Document Type : Original Article


1 Department of Clinical Psychology, College of Health and Rehabilitation, Princess Nourah Abdulrahman University, Riyadh, Saudi Arabia

2 Department of Social and Preventive Medicine, Government Medical College, Srinagar, Jammu and Kashmir, India

3 Department of Respiratory Medicine, Government Medical College, Srinagar, Jammu and Kashmir, India


BACKGROUND: The coronavirus disease‑19 (COVID‑19) emerged from China and rapidly spread
to many other countries all over the world. This study aimed to assess the prevalence of anxiety,
depression, posttraumatic stress disorder, and obsessive–compulsive (OC) symptoms among
COVID‑19 survivors after their discharge from the COVID‑19 treatment center.
MATERIALS AND METHODS: This was a cross‑sectional, hospital‑based study performed among
119 COVID‑19 survivors. The Hospital Anxiety and Depression Scale (HADS) was used to measure
anxiety and depression. Posttraumatic Stress Disorder (PTSD)‑Checklist (PCL) and Brief OC Scale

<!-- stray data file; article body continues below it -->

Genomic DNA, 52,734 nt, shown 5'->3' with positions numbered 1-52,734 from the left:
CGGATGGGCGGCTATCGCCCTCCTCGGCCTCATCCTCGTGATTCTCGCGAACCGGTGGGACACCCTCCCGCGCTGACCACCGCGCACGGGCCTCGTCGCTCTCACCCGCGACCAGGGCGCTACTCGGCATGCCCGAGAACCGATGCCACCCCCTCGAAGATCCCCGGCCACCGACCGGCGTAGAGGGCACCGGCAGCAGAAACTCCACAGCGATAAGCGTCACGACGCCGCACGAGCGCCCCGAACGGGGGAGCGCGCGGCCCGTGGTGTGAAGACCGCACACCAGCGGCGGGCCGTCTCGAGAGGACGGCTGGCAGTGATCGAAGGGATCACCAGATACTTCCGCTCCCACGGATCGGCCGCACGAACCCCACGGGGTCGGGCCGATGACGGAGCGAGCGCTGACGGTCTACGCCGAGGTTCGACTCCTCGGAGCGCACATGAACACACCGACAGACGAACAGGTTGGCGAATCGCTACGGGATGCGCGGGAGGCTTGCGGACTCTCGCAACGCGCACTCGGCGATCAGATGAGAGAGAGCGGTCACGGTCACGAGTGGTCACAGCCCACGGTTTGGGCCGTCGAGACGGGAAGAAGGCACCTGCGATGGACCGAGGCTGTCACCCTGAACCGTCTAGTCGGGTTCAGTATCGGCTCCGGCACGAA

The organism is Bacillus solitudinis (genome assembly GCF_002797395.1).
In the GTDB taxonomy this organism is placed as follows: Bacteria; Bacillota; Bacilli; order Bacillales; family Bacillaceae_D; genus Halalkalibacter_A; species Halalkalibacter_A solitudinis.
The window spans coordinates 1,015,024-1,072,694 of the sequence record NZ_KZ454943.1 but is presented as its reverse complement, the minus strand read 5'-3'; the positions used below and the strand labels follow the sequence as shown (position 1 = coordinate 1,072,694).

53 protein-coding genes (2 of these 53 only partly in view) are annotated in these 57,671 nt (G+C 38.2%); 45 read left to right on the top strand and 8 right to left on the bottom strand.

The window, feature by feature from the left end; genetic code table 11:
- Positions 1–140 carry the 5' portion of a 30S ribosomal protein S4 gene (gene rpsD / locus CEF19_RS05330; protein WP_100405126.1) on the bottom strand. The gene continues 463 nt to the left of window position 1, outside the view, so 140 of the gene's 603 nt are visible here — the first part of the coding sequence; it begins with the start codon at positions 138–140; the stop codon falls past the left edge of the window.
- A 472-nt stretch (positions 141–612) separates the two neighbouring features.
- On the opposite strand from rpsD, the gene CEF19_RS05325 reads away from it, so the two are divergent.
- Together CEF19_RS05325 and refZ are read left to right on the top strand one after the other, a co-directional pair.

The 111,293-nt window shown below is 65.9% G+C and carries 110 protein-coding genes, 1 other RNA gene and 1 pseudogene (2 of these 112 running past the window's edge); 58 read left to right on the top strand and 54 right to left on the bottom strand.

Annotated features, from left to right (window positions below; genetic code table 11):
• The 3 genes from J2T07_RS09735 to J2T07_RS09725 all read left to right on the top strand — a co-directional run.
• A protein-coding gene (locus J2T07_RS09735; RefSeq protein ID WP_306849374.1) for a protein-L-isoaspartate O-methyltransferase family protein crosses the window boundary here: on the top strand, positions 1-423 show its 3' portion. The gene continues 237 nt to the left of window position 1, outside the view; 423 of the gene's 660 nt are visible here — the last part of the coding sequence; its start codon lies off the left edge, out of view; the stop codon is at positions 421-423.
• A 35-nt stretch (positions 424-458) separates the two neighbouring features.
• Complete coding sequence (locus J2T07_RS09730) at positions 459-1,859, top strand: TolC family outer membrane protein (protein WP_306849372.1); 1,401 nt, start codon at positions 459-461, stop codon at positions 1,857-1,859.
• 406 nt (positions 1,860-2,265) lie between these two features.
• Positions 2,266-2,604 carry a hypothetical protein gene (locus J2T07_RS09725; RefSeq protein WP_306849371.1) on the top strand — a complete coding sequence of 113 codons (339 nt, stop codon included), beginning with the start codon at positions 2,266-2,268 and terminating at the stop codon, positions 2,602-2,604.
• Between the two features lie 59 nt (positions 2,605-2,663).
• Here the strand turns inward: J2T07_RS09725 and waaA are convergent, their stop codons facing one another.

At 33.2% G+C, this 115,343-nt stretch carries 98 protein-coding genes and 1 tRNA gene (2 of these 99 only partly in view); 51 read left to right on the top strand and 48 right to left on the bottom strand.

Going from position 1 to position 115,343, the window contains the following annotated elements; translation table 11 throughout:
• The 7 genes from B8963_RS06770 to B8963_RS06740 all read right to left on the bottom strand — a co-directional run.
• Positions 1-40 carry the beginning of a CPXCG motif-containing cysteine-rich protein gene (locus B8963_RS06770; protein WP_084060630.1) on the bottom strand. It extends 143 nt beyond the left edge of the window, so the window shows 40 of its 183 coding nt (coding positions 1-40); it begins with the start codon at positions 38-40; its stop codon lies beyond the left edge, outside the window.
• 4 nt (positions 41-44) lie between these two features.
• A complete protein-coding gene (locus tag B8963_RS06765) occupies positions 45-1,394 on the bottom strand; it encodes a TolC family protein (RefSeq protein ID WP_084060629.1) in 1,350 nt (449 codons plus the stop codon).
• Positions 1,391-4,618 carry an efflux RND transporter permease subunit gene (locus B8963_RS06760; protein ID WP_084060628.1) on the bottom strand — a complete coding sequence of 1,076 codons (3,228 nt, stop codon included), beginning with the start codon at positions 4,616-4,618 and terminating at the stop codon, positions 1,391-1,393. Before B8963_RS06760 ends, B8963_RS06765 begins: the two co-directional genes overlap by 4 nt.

were used to measure PTSD and OC symptoms. Data were analyzed by descriptive and inferential
statistics using the SPSS (IBM Corp. Released 2015 version 23.0).
RESULTS: The mean anxiety, depression, and PTSD scores were, 7.12 ± 0.68, 8.08 ± 0.22, and
19.78 ± 0.88, respectively. Based on cutoff scores, the prevalence of anxiety, depression, and
PTSD among COVID‑19 survivors was n = 53, 44.54%; n = 73, 61.34%; and n = 30, 25.21%,
respectively. Older COVID‑19 survivors (≥50 years) were more likely to show symptoms of
depression and anxiety (P < 0.001) compared to younger ones. Furthermore, COVID‑19 survivors
who were ≥50 years of age experienced a greater level of PTSD compared to younger ones; similar
trends were seen in those experiencing OC symptoms. In the present study, n = 98 (82.4%) were
obsessed with fears of contamination and an equal number had compulsive handwashing.
CONCLUSION: Anxiety, depression, PTSD, and OC symptoms are common among the COVID‑19
survivors and that underscores the need to diagnose and manage mental health morbidities among
these survivors long after their recovery from COVID‑19.


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